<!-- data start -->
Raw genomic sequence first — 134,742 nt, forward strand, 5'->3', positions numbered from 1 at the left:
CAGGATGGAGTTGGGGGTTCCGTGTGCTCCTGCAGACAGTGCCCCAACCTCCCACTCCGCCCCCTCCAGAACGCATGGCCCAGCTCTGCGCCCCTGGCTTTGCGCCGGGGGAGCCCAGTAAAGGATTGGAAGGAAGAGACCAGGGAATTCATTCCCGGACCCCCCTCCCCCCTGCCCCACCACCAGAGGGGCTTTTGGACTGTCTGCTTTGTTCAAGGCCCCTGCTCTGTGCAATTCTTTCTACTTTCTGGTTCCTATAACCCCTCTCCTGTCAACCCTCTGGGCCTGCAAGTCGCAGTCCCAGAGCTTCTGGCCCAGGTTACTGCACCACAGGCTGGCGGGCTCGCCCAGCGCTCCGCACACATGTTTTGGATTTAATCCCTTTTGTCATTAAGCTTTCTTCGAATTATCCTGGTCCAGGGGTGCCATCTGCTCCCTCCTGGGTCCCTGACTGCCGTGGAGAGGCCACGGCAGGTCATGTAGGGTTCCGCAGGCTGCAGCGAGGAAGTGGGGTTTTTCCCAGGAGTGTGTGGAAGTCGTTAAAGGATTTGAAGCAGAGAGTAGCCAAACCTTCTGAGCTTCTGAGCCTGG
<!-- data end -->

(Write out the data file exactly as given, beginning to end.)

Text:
Raw genomic sequence first — 134,742 nt, forward strand, 5'->3', positions numbered from 1 at the left:
CAGGATGGAGTTGGGGGTTCCGTGTGCTCCTGCAGACAGTGCCCCAACCTCCCACTCCGCCCCCTCCAGAACGCATGGCCCAGCTCTGCGCCCCTGGCTTTGCGCCGGGGGAGCCCAGTAAAGGATTGGAAGGAAGAGACCAGGGAATTCATTCCCGGACCCCCCTCCCCCCTGCCCCACCACCAGAGGGGCTTTTGGACTGTCTGCTTTGTTCAAGGCCCCTGCTCTGTGCAATTCTTTCTACTTTCTGGTTCCTATAACCCCTCTCCTGTCAACCCTCTGGGCCTGCAAGTCGCAGTCCCAGAGCTTCTGGCCCAGGTTACTGCACCACAGGCTGGCGGGCTCGCCCAGCGCTCCGCACACATGTTTTGGATTTAATCCCTTTTGTCATTAAGCTTTCTTCGAATTATCCTGGTCCAGGGGTGCCATCTGCTCCCTCCTGGGTCCCTGACTGCCGTGGAGAGGCCACGGCAGGTCATGTAGGGTTCCGCAGGCTGCAGCGAGGAAGTGGGGTTTTTCCCAGGAGTGTGTGGAAGTCGTTAAAGGATTTGAAGCAGAGAGTAGCCAAACCTTCTGAGCTTCTGAGCCTGG